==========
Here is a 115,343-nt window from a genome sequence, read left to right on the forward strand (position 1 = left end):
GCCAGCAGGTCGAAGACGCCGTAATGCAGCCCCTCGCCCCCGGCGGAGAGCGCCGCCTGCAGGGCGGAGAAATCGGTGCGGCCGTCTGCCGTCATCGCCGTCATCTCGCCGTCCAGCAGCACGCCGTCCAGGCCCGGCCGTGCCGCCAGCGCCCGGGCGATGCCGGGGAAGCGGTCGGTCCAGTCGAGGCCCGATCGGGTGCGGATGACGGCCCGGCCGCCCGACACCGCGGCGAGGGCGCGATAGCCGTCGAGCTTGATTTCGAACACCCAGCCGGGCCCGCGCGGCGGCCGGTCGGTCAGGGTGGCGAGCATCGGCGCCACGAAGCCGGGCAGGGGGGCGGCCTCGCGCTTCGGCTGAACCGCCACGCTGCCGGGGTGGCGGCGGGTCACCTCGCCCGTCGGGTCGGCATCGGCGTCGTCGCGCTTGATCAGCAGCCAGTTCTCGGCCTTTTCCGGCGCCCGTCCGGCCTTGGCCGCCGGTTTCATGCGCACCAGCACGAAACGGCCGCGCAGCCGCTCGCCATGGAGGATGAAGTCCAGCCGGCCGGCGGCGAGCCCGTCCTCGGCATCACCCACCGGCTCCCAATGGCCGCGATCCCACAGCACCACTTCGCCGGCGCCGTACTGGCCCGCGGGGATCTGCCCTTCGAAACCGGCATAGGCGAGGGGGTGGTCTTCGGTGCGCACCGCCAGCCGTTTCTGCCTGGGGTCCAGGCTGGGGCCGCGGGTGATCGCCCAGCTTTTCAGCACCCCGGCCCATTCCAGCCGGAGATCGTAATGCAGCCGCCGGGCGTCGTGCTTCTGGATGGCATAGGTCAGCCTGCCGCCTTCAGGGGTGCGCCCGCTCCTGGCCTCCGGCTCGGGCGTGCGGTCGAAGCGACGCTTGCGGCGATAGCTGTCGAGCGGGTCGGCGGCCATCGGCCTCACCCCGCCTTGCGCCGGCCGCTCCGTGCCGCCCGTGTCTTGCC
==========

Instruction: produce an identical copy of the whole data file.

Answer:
Here is a 115,343-nt window from a genome sequence, read left to right on the forward strand (position 1 = left end):
GCCAGCAGGTCGAAGACGCCGTAATGCAGCCCCTCGCCCCCGGCGGAGAGCGCCGCCTGCAGGGCGGAGAAATCGGTGCGGCCGTCTGCCGTCATCGCCGTCATCTCGCCGTCCAGCAGCACGCCGTCCAGGCCCGGCCGTGCCGCCAGCGCCCGGGCGATGCCGGGGAAGCGGTCGGTCCAGTCGAGGCCCGATCGGGTGCGGATGACGGCCCGGCCGCCCGACACCGCGGCGAGGGCGCGATAGCCGTCGAGCTTGATTTCGAACACCCAGCCGGGCCCGCGCGGCGGCCGGTCGGTCAGGGTGGCGAGCATCGGCGCCACGAAGCCGGGCAGGGGGGCGGCCTCGCGCTTCGGCTGAACCGCCACGCTGCCGGGGTGGCGGCGGGTCACCTCGCCCGTCGGGTCGGCATCGGCGTCGTCGCGCTTGATCAGCAGCCAGTTCTCGGCCTTTTCCGGCGCCCGTCCGGCCTTGGCCGCCGGTTTCATGCGCACCAGCACGAAACGGCCGCGCAGCCGCTCGCCATGGAGGATGAAGTCCAGCCGGCCGGCGGCGAGCCCGTCCTCGGCATCACCCACCGGCTCCCAATGGCCGCGATCCCACAGCACCACTTCGCCGGCGCCGTACTGGCCCGCGGGGATCTGCCCTTCGAAACCGGCATAGGCGAGGGGGTGGTCTTCGGTGCGCACCGCCAGCCGTTTCTGCCTGGGGTCCAGGCTGGGGCCGCGGGTGATCGCCCAGCTTTTCAGCACCCCGGCCCATTCCAGCCGGAGATCGTAATGCAGCCGCCGGGCGTCGTGCTTCTGGATGGCATAGGTCAGCCTGCCGCCTTCAGGGGTGCGCCCGCTCCTGGCCTCCGGCTCGGGCGTGCGGTCGAAGCGACGCTTGCGGCGATAGCTGTCGAGCGGGTCGGCGGCCATCGGCCTCACCCCGCCTTGCGCCGGCCGCTCCGTGCCGCCCGTGTCTTGCC